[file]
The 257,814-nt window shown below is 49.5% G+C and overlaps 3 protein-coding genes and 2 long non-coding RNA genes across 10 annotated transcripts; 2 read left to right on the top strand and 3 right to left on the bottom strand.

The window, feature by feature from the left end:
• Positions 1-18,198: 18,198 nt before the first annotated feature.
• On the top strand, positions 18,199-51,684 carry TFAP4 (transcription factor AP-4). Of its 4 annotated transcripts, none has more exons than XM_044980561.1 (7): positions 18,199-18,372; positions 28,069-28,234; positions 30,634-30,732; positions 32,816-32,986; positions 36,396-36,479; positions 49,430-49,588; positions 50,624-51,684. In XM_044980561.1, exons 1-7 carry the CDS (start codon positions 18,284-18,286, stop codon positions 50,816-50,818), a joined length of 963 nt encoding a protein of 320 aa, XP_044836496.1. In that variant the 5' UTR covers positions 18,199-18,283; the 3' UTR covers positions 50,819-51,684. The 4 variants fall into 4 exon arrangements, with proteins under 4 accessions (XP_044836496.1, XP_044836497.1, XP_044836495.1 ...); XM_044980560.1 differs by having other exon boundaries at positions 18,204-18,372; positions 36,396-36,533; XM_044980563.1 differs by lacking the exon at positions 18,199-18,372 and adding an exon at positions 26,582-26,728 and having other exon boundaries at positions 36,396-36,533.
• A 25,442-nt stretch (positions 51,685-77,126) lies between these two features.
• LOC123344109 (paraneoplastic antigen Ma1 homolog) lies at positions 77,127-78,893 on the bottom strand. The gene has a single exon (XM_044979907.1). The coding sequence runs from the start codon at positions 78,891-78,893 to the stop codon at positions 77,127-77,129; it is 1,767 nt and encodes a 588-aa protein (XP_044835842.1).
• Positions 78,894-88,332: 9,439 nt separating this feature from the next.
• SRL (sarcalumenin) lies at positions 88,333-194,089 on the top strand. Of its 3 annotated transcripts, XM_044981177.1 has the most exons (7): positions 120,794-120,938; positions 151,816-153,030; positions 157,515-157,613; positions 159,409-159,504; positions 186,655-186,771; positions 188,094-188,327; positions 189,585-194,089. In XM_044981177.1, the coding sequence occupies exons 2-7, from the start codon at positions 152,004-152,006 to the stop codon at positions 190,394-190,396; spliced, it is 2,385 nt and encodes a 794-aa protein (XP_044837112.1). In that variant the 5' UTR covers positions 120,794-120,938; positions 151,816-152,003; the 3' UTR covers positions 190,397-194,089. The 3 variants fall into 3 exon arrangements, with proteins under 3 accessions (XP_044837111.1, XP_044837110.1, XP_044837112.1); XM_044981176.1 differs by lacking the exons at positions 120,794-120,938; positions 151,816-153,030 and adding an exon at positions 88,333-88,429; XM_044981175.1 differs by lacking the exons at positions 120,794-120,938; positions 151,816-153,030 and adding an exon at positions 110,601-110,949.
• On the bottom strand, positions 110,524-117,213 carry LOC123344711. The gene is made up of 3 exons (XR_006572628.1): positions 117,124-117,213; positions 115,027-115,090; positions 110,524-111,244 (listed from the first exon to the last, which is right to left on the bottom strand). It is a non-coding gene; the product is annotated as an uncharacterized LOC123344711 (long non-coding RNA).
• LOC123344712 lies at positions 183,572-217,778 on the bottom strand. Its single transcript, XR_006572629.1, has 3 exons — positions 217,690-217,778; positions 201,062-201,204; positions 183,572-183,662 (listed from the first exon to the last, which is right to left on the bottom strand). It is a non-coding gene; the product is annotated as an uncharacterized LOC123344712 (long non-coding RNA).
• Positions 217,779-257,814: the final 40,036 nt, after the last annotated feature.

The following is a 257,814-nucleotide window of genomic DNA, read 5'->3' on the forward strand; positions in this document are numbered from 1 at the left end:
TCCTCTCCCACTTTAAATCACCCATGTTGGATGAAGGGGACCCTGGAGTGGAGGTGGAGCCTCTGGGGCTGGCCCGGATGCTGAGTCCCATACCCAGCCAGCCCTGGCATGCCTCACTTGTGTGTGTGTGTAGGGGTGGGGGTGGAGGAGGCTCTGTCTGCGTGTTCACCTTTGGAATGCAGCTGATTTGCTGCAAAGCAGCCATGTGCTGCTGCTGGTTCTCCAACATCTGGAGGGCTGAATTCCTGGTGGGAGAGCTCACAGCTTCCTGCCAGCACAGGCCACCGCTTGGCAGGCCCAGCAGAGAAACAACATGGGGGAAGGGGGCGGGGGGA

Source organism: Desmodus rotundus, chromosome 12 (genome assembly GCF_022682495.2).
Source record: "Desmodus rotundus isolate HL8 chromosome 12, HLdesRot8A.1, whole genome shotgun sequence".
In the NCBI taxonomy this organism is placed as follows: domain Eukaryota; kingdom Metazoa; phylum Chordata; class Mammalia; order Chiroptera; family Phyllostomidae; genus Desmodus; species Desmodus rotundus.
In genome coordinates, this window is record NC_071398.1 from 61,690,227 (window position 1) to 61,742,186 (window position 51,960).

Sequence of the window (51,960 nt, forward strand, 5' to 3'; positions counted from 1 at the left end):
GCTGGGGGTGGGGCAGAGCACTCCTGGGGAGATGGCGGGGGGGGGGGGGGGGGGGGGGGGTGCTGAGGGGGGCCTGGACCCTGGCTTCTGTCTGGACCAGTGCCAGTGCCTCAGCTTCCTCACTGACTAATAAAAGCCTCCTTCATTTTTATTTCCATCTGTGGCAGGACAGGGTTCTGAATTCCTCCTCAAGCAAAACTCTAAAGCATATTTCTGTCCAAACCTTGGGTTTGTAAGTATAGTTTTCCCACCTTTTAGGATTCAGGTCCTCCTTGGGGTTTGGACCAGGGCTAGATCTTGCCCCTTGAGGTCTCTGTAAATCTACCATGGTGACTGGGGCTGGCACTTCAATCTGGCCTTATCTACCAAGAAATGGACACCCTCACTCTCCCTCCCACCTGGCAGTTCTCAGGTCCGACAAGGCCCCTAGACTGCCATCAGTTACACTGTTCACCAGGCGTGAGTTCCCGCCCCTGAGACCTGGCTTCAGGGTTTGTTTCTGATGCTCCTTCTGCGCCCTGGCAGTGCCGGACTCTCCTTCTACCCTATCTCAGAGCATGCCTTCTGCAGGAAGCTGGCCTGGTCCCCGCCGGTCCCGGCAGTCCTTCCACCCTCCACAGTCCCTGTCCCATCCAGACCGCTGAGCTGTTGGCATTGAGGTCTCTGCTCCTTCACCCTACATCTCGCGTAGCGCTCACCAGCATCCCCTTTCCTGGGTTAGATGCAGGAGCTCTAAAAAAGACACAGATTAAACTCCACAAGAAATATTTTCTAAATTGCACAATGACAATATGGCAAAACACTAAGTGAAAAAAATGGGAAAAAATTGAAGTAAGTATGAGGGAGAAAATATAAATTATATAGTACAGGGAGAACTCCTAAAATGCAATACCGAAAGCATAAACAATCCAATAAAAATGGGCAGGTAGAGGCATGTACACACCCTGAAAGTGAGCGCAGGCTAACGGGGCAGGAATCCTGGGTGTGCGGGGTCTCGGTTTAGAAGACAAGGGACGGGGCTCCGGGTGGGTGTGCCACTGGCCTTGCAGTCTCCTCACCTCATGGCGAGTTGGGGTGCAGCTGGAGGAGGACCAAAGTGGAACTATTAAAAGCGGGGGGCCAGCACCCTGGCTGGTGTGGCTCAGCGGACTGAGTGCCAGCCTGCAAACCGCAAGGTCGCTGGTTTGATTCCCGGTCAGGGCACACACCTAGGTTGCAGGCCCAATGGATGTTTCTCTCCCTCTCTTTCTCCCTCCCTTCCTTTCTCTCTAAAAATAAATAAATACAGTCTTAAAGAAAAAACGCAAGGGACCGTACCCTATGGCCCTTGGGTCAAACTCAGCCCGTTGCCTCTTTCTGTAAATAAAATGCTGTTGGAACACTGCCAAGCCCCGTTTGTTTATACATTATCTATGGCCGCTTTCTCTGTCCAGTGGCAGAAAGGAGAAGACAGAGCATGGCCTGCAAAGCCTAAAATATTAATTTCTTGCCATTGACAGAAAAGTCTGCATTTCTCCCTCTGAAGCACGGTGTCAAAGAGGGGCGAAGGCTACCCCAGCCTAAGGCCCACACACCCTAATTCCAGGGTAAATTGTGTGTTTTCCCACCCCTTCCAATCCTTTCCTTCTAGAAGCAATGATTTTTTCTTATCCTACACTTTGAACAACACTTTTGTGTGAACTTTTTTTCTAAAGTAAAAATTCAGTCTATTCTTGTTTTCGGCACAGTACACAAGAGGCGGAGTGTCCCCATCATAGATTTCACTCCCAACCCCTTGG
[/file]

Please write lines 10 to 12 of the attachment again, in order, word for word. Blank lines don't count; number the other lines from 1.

• LOC123344712 lies at positions 183,572-217,778 on the bottom strand. Its single transcript, XR_006572629.1, has 3 exons — positions 217,690-217,778; positions 201,062-201,204; positions 183,572-183,662 (listed from the first exon to the last, which is right to left on the bottom strand). It is a non-coding gene; the product is annotated as an uncharacterized LOC123344712 (long non-coding RNA).
• Positions 217,779-257,814: the final 40,036 nt, after the last annotated feature.

The following is a 257,814-nucleotide window of genomic DNA, read 5'->3' on the forward strand; positions in this document are numbered from 1 at the left end: